Here’s the thing: 20 years ago, my wife and I put on black robes and listened to speeches before getting our pigskins from Western Washington University–and exactly a week later, got married.
This summer, we went back so she could put on special black robes and a spiffy hat (seriously, check it out) to give the commencement speech at graduation. NOT TOO SHABBY.
For writerly types, the text of it is below.
I’m obviously biased, but she did a great job of avoiding the usual pitfalls for a commencement speech.
Interesting Thing No. 1: She spoke to the entire audience
Most graduation speeches ignore two thirds of the people there, the ones in the stands who aren’t getting a degree.
Parents, grandparents and loved ones all suffered and sacrificed to make this day possible. They helped pay those insanely high tuition bills, co-signed the loans, sent the care packages and emergency funds when Top Ramen supplies were dangerously low. And this day is almost like a wedding. It’s something every parent dreams about for their kids, so hey, don’t ignore those folks. Talk to them.
Maybe this is why the First Rule of Rhetoric is, “Know your audience.”
Interesting Thing No. 2: It was different
Half of graduation speeches are often full of hopeful phrases and words about how hard students worked, that it’s an honor and privilege to earn this degree and these fine graduates should use their brains and skills to give back and change the world. All good sentiments, just none of it is new or unexpected.
The other half of graduation speeches are often an opportunity for somebody to give a 15 minute speech about their personal story and pet issue, and yes, that issue may be incredibly important and topical. These speeches, though, are often highly political and tend to feel like a lecture, with the speaker telling the audience what to do, and they also tend to age badly. A hot issue this month could be forgotten five years from now.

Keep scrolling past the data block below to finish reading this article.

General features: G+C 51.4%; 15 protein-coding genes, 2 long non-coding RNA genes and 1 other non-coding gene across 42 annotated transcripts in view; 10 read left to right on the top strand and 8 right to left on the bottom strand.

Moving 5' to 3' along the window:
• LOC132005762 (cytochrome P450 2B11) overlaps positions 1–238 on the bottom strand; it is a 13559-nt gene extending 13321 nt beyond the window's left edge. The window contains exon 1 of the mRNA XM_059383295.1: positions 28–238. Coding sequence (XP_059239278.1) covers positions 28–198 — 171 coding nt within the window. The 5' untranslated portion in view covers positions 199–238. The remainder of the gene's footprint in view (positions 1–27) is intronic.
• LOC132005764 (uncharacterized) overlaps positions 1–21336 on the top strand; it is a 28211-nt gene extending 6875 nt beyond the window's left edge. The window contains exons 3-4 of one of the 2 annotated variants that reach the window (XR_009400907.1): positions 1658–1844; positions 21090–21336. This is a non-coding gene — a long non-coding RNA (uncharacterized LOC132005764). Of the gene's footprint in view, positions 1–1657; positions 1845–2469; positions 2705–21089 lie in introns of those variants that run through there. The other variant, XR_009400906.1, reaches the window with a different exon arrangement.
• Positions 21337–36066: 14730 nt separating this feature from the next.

This speech wasn’t a lecture about a specific issue. It was about the audience, and tried to give them something to chew on for years. Because nobody really has all the answers.
Interesting Thing No. 3: She took the time to connect
It’s quite easy to fall into the trap of speaking at the same rate, volume and emotion, especially when it’s a keynote speech. There’s so much text to get through, so they grip both sides of the podium, stand up straight and focus on reading the words without screwing up.
Maybe they look to the left, right and center in a pattern, since that’s common advice.
Yet when you churn though the text like that, there’s no connection to the audience.
Vini took the time to make that bond, making real eye contact, pausing, slowing down, speeding up, going quieter and louder. Not in a pre-programmed way. Adjusting with the audience, in real time, by making that connection.
You can tell in the first five seconds of a speech if it’s any good, by listening and watching the audience. People stop fiddling with their phones or having side conversations. They lock onto the speaker. And it gets completely quiet, even in a room full of hundreds, or thousands, of people. So when that happened, I was happy to be there for it.
Commencement speech by Vini Elizabeth Samuel
Western Washington University, Summer 2014
Good morning … Do you remember the first day of school?
Not here at Western. The very first.
Your mom probably dressed you up that morning.
Your dad might have bought your first lunch box,
THOMAS THE TRAIN or DORA THE EXPLORER.
If you were lucky, BATMAN or WONDER WOMAN.
That first day of kindergarten was probably scary.
Parents tend to cry when they watch their child walk to the classroom for the first time.
Will you do okay? Will you get good grades?
Will you make friends, do well on tests, not eat the glue–or get into fist-fights on the playground?
Later, it’s a different question:
Will you graduate, move out of the house and get into a good college?
See, the thing is your entire life has built up to receive this piece of paper they’re about to hand you.
From the first day of kindergarten
to the last day of high school to this very moment,
you’ve done exactly what every mom and dad dreams about.
We dream about our sons and daughters being good students.
We dream about them getting into a great university like Western
and stay up at night worrying about how to pay for it.
Whether our kids will major in something silly,
or drop out after three years after piling up a mountain of student loans.
We dream about this day–parents and students alike.
It’s the end of the journey that society
–not just in America, but around the world–defines as success.
This is a great achievement you have accomplished.
It should be celebrated, and you should be congratulated.
Most of the kids you went to kindergarten with that first day aren’t standing where you are.
About half of all students who start college don’t finish their degree.
But here’s the thing: up to this moment, you’ve been following a road, difficult,